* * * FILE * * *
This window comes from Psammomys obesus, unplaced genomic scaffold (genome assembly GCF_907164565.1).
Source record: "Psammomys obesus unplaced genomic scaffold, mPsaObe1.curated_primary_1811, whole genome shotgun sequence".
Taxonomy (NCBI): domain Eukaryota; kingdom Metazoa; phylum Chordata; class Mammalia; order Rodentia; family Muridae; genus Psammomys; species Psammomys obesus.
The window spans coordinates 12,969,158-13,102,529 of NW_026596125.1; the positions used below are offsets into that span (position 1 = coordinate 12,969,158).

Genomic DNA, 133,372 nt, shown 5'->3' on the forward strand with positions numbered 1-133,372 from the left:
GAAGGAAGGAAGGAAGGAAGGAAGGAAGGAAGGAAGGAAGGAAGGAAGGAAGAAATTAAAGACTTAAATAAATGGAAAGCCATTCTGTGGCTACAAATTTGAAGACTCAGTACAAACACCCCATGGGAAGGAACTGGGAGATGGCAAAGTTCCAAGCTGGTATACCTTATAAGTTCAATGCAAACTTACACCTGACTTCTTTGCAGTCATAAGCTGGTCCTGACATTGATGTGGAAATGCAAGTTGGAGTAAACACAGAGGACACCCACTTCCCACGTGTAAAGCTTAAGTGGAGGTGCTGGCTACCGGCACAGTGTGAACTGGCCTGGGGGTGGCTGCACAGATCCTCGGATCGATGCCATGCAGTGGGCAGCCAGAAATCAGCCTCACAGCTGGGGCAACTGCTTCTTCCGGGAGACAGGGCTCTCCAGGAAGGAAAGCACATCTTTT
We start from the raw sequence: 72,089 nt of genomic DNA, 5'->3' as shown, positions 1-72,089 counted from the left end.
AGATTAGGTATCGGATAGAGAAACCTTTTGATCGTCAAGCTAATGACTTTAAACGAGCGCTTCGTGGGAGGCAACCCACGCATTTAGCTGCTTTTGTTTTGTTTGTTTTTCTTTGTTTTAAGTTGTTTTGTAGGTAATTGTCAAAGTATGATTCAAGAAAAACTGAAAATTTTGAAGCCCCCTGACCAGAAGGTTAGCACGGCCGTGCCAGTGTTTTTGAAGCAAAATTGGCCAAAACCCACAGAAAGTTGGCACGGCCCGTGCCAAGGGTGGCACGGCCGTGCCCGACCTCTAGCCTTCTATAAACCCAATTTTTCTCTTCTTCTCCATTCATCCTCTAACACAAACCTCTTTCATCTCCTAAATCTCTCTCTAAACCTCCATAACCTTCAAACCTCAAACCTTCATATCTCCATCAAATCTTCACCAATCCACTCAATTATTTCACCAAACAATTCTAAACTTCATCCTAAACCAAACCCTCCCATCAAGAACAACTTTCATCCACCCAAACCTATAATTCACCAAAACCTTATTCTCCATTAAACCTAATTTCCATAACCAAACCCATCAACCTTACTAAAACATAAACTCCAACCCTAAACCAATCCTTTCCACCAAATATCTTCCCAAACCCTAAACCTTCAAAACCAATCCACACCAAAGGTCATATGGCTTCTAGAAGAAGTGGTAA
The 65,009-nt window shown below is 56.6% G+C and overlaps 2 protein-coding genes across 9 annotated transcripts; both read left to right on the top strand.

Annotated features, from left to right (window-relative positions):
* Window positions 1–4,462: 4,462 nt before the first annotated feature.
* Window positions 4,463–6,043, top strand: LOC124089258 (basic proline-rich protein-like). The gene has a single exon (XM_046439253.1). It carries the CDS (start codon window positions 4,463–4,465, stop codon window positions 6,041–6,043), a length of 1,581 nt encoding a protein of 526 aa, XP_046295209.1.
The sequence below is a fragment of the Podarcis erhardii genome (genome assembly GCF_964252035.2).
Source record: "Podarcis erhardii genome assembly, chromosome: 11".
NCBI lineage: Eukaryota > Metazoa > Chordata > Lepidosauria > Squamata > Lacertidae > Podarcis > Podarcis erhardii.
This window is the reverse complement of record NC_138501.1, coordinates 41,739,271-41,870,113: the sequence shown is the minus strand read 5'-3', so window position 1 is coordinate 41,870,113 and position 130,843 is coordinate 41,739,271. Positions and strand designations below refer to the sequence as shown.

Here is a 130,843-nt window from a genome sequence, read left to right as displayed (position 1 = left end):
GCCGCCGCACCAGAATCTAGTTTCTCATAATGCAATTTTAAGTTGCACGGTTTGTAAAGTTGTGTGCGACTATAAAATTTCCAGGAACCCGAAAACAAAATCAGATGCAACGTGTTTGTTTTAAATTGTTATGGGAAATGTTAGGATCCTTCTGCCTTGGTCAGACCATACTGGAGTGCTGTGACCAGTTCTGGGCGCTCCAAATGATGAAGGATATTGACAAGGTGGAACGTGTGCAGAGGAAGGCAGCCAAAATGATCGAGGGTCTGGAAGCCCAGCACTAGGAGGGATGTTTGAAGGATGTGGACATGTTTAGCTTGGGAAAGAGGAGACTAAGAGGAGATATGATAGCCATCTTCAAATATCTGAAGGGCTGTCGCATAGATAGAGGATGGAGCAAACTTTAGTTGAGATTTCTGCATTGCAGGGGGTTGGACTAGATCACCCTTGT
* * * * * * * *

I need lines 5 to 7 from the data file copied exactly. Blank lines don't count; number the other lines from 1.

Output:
Genomic DNA, 133,372 nt, shown 5'->3' on the forward strand with positions numbered 1-133,372 from the left:
GAAGGAAGGAAGGAAGGAAGGAAGGAAGGAAGGAAGGAAGGAAGGAAGGAAGAAATTAAAGACTTAAATAAATGGAAAGCCATTCTGTGGCTACAAATTTGAAGACTCAGTACAAACACCCCATGGGAAGGAACTGGGAGATGGCAAAGTTCCAAGCTGGTATACCTTATAAGTTCAATGCAAACTTACACCTGACTTCTTTGCAGTCATAAGCTGGTCCTGACATTGATGTGGAAATGCAAGTTGGAGTAAACACAGAGGACACCCACTTCCCACGTGTAAAGCTTAAGTGGAGGTGCTGGCTACCGGCACAGTGTGAACTGGCCTGGGGGTGGCTGCACAGATCCTCGGATCGATGCCATGCAGTGGGCAGCCAGAAATCAGCCTCACAGCTGGGGCAACTGCTTCTTCCGGGAGACAGGGCTCTCCAGGAAGGAAAGCACATCTTTT
We start from the raw sequence: 72,089 nt of genomic DNA, 5'->3' as shown, positions 1-72,089 counted from the left end.